Little Etta

I may have eaten at one of the best food carts in Portland this past weekend.

There is a new restaurant coming to the downtown area, just west of the Fox Tower, called Violetta. Their restaraunt space is currently being worked on, but instead of waiting around for it to be finished they decided to open up a food cart - called Etta - in the new Director Park, very close to where the restaurant will be.

Director Park is new - it's similar to Pioneer Square (two blocks away) in the sense it's wide, open, and can be a nice gathering place. The seating is plentiful, the architecture is pleasantly contemporary, there is a water feature, and I believe it's set on top of underground parking. Given the proximity to central part of downtown shopping and business, it's the perfect location.

Violetta's motto is "slow food, fast." What does that mean? It means you get food made to order with high quality, locally-sourced ingredients, and they do it in a timely manner. The menu has burgers, breakfast foods, salads - all fairly basic, but with freshness. That's not to say you won't get this quality in other food carts - absolutely not true - but with them it's a point of pride.

Etta's has been open for a few months now, but this past Saturday was their first weekend day. They did it as a test run to see if anyone would come - and it must have worked out because they are going to be open this Saturday as well.

Wifey and I read over the menu online before we went and ended up deciding we were going to be getting quite a bit of food to try it all out. The first item we ordered was going to be a breakfast sandwich with bacon, but they had a Saturday special of eggs benedict for (I think) $8.50, so we had to get that.

One thing about eggs benedict is the eggs can be messy. Sticking a fork into them can cause yolk to run all over the place, and this being take-out food that could have been a problem. Instead the eggs (there were two in an order) were cooked perfectly to where they still had a bit of softness to them but didn't run all over the place. The hollandaise sauce had great flavor, and the wheat English muffins had just the right amount of crunch. Not only that, they held that crunch even after sitting under the egg and hollandaise sauce for a bit. Two thumbs up for the eggs benedict for sure.

The second item we ordered were the beignets. They come with either espresso chocolate sauce or apple butter, and we - of course - opted for the chocolate sauce. They were wonderful bits of fried dough, with not too much powedered sugar and not greasy at all. A bag of them contained about 10 for $6 - we had a few then and took the rest home to have with afternoon coffee where a few seconds in the microwave were all they needed to be perfect again. While these were excellent, it would be nice to be able to get half the amount. Unless you are sharing 10 of these little guys can be a bit much. Still, very yummy.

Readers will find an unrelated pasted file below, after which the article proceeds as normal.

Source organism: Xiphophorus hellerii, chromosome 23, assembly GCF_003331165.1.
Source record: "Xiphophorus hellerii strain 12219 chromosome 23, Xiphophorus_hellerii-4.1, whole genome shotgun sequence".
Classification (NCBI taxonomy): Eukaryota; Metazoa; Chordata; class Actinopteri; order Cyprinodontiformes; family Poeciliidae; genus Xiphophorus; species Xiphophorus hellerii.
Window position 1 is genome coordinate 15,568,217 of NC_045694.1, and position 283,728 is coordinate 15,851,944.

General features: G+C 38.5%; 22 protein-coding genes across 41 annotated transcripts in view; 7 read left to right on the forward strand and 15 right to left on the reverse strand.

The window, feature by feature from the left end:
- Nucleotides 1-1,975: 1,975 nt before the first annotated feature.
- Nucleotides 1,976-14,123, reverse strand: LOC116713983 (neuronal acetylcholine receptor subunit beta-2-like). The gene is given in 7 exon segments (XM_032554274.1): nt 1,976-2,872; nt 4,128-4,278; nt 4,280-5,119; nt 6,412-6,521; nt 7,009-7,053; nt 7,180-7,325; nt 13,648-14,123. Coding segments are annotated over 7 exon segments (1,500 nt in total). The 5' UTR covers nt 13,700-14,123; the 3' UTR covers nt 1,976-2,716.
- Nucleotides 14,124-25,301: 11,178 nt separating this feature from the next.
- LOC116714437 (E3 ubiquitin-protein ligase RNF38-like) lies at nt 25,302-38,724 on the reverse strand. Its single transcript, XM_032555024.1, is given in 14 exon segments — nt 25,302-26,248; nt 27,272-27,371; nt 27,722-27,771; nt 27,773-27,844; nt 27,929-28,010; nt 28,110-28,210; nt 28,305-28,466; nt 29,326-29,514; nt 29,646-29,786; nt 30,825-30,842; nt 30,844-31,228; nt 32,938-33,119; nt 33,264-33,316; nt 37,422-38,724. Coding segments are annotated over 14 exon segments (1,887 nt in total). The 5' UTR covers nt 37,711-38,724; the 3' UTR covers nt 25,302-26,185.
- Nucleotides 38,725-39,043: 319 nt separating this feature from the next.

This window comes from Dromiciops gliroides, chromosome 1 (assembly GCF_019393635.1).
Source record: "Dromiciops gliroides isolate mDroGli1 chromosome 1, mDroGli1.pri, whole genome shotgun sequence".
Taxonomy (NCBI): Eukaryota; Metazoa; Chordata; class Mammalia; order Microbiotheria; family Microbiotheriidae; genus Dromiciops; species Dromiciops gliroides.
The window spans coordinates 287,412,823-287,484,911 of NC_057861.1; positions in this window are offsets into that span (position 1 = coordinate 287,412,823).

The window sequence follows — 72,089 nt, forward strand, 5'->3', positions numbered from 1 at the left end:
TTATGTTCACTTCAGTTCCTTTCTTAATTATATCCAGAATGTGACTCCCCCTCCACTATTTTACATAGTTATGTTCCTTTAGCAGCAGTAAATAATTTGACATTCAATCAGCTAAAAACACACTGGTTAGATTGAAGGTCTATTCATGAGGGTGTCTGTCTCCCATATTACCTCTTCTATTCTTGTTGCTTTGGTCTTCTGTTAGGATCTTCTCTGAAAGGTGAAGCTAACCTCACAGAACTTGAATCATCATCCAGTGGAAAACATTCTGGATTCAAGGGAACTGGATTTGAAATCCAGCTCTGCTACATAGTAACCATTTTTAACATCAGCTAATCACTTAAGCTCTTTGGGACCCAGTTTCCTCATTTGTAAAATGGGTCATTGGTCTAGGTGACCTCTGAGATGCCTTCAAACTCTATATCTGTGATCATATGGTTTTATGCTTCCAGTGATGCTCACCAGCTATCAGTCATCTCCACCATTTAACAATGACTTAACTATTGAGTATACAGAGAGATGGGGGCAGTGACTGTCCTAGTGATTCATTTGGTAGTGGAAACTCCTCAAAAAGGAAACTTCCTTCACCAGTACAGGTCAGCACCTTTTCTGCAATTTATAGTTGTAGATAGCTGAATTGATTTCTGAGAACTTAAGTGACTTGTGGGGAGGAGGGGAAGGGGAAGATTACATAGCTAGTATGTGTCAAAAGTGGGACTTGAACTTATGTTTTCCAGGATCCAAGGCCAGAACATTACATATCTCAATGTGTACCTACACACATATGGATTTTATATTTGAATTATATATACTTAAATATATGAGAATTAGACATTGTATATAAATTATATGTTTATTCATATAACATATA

Finally we ordered a burger and fries, thinking we'd take that home and have it for dinner later. We did that with the burger, but in retrospect we should have known better thinking we could do that with the fries. We decided to eat the fries with the eggs benedict, since taking them home would mean eating them cold, nuking them and making them soft, or putting them in the toaster oven and probably burning them; none of those options would do justice to their flavor. And these are really good fries. They are handcut from Yukon gold potatoes - our favorite - and fried just right so not be too greasy. Excellent flavor, perfect crunch, and the small order ($3) was plenty with our brunch.

Then there was the burger - wow. Full disclosure: we did not eat this fresh; instead we took it home, put it in the fridge, and then heated it up for dinner. And it was still damn good. They have plenty of options, but we opted for half-pound bacon and cheeseburger for $10 (hey, we were splitting it). Even though it wasn't fresh this was one of the best burgers I've ever had, and I don't give that praise lightly. The pasture-raised beef was cooked just right for both of us, which is amazing since I lean towards preferring my meat medium while Wifey prefers only a slight bit of pink - this was right in the middle (it was probably pinker fresh, but the microwave cooked it a tad too). The accompanying bits - pickles, lettuce, onion, tomato - were fresh, tasty, and nicely proportioned so not to overpower the star, the meat itself. The bun, a brioche from Grand Central Bakery, was also pretty dang good.

The service was excellent too - and like their slogan, fast.

The only thing I didn't love about the cart was the coffee. However, since the French-pressed Caffe Vita was free last Saturday to all customers, I can't exactly complain about it either. I'm not sure if it was the blend, if the beans were a little burnt, or if maybe I just don't like French-pressed coffee, but it seemed bitter to me. It was free though.

And yes, this was the most I've ever spent at a food cart, especially for two people, even if it ended up being two meals and an afternoon snack for both of us. It's handy, though, that they take credit and debit cards - most carts are cash only. It's a little more expensive than other carts, but the quality of the food justifies the cost.

I absolutely, whole-heartedly recommend making Etta a destination on your eating travels. When Violetta opens (website says late May or June), Wifey and I will be there as well. If it stands up to our first trip to Etta, this could very well become our go-to dining option in downtown Portland. Go there. You will like it.

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